The reason why some of these investments are actually safe is that many of them are guaranteed by the federal government. Companies such as Fannie Mae and Freddie Mac offer a guarantee on certain types of mortgage-backed securities, and these companies are now under the control of the federal government (since they lost billions of dollars during the financial crisis and would’ve gone bankrupt without Uncle Sam’s help). So, mortgage-backed securities issued by these agencies are technically backed by the federal government.

When you invest in a bond fund many managers will allocate money primarily to corporate bonds but also to mortgage-backed securities and Treasuries for extra diversification. But, you likely won’t have the ability or need to know how to invest directly in an MBS due to their lower long-term return potential and high required initial investment rates.


Insurance companies offer many different types of annuity products that can combine features of an investment as well as an insurance product. A fixed annuity is an investment which guarantees a buyer a certain fixed flow of income when they retire. The buyer agrees to contribute a fixed amount over the course of their career (or all at once) and the insurance company guarantees to give them a steady stream of money in retirement. Sounds good right? But, you can do this yourself even better! Avoid the high fees associated with an annuity and put your money to work with stock investing to receive much higher returns during your career. Then in retirement, you can make your portfolio more conservative by adding bonds and replicate a higher ongoing income relative to the annuity by spending from your investments. Don’t be misled by “variable annuities” which offer gains based on stock market movements – for example, the insurance company contracts vary considerably and might limit your monthly gain to 3% even if the market is up 6.2%. Wonderful. And be careful of hundreds of pages of hidden costs and schemes, not worth it!

Private Equity and Hedge Funds:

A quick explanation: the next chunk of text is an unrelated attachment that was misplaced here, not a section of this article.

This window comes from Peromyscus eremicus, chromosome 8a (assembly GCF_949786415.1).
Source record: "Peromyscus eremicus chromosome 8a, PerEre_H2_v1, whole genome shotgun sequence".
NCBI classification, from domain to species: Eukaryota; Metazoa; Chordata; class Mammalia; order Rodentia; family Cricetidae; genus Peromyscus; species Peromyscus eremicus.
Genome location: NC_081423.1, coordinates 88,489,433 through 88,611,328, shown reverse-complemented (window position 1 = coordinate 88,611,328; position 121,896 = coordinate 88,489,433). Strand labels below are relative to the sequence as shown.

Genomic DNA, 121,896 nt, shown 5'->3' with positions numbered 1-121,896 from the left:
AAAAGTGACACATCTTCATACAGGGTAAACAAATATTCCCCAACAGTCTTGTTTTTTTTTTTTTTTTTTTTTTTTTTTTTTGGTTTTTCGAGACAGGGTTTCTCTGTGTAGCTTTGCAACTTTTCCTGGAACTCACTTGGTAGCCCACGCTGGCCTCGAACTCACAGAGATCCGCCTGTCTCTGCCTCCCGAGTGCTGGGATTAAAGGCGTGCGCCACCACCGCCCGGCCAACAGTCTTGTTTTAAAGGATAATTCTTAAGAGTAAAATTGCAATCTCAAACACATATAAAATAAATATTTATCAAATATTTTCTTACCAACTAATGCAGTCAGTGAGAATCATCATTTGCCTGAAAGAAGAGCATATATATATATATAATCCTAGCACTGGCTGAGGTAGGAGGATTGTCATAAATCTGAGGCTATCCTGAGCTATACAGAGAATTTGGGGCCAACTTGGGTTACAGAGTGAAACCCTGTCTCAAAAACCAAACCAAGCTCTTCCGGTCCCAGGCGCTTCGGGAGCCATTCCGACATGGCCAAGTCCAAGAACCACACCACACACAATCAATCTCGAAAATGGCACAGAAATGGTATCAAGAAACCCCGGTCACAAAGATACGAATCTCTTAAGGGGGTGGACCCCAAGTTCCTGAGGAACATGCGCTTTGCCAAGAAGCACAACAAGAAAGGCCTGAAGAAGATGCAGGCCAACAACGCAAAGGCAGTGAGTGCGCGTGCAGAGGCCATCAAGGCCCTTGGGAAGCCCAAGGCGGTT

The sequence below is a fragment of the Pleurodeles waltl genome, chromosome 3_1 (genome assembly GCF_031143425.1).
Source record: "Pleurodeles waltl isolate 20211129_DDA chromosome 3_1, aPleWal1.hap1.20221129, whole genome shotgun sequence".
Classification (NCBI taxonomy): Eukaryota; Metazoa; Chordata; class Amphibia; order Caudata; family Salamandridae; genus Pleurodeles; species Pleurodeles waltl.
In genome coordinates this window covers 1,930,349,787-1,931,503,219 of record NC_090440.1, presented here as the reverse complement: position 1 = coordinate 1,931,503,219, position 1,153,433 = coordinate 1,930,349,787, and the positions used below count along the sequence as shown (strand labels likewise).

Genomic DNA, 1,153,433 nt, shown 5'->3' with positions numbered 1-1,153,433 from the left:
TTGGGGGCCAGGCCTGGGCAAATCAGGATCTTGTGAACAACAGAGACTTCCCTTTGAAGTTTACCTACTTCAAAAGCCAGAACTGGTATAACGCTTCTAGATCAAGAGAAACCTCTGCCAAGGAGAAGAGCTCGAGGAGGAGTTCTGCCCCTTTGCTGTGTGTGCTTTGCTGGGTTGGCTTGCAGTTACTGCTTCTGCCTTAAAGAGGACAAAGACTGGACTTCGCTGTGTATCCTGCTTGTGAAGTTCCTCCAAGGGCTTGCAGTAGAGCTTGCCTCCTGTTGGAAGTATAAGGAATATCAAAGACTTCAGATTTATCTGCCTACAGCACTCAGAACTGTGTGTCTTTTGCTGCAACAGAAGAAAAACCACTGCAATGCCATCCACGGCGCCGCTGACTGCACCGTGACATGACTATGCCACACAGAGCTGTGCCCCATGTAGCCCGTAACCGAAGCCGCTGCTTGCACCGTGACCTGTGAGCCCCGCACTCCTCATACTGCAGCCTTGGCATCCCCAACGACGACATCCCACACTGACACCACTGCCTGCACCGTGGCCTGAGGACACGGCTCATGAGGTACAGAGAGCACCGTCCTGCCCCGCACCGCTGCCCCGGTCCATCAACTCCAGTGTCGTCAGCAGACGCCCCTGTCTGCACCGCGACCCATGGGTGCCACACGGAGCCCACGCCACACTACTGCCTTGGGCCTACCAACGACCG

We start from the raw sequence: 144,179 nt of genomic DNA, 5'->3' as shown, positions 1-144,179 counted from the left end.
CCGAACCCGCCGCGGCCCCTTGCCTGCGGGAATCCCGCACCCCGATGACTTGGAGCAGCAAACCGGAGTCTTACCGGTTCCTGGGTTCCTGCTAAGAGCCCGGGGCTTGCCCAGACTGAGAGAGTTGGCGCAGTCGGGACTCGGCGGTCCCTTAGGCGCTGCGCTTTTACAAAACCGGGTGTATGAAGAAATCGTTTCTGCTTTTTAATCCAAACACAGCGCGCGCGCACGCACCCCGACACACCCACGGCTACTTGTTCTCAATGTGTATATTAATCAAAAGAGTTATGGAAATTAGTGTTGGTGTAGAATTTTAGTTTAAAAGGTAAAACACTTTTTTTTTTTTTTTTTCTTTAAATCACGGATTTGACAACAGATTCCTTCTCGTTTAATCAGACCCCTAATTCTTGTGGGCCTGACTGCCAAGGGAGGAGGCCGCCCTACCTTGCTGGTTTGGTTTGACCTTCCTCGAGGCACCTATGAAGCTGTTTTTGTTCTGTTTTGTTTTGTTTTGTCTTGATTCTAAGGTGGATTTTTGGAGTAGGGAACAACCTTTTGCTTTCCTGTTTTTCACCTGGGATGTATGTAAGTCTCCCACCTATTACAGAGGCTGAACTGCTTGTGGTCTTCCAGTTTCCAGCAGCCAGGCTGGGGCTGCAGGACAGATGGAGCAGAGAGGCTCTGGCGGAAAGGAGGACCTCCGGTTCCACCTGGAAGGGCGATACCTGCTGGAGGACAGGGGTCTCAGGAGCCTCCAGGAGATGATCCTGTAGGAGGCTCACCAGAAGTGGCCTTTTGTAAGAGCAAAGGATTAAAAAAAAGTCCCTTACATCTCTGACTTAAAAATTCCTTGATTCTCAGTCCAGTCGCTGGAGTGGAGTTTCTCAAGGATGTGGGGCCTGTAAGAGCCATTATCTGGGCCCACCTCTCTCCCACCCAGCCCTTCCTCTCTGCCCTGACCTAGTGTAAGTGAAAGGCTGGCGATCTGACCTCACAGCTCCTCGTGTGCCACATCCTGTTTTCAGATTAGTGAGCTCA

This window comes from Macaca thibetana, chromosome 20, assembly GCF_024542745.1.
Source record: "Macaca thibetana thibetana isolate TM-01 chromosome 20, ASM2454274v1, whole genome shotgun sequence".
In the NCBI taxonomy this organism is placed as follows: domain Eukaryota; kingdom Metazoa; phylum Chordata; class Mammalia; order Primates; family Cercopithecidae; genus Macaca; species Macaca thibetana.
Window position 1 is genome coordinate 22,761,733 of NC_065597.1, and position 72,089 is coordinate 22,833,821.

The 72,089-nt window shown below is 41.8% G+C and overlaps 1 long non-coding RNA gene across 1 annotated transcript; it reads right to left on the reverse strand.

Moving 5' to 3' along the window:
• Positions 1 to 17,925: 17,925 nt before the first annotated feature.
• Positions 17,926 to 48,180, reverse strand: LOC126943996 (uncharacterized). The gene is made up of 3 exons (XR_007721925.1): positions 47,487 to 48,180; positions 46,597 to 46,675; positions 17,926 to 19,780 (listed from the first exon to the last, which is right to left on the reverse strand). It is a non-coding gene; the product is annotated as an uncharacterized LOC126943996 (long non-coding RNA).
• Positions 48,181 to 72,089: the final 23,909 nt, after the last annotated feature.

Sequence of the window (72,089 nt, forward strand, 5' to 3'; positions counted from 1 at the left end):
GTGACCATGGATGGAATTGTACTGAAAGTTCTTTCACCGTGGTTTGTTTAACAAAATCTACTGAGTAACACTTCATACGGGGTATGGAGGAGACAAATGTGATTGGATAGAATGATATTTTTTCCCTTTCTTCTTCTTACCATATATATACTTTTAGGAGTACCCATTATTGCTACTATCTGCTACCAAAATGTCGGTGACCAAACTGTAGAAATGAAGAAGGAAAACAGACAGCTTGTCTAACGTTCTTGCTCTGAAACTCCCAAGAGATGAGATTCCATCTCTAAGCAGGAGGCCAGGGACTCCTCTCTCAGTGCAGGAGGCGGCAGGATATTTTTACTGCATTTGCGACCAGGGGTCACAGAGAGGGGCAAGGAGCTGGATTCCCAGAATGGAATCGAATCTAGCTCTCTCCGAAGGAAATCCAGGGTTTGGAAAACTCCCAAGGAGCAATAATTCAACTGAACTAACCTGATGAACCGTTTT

We have lumped these two together since you fall into the category of “You are not broke, but not loaded,” and you need in many cases upwards of $1 million to purchase into each of these types of investments. Once you invest in either type of these funds you could lose the right to get your money back in some cases for up to several years (low liquidity). Private equity funds use the money given to them by investors to buy out small companies or publicly traded companies, restructure them, and re-sell them to the public for a hefty profit. Hedge funds use a variety of trading strategies to generate profits in many cases that are unassociated with the general movement of the market (in some cases generating riskless “arbitrage” profits). Since these funds are normally run by the self-acclaimed “God’s gift to the financial world” they normally charge a 2% fixed fee and take 20% of the profits they make for you. Though in many cases the managers of these funds are incredibly intelligent, this is still an absurd fee for managing your money.  As seen during the financial crises, maybe these fund managers weren’t as invincible as they thought they were. Some private equity funds were unable to resell many of the companies they bought at the highest prices in 2007, and several hedge funds used “levered” bets where they borrowed money to bet 20:1 on certain investments … and when they were wrong some funds went completely broke (ie investors lost close to everything). Or, in cases like the Bernard Madoff Ponzi scheme, they didn’t invest your money at all and laundered the funds and used them for personal expenses! The low liquidity, high investments required, the lack of transparency into what these funds are buying/selling, the higher risks, and the high fees are all good reasons you can’t buy and should avoid buying these investments.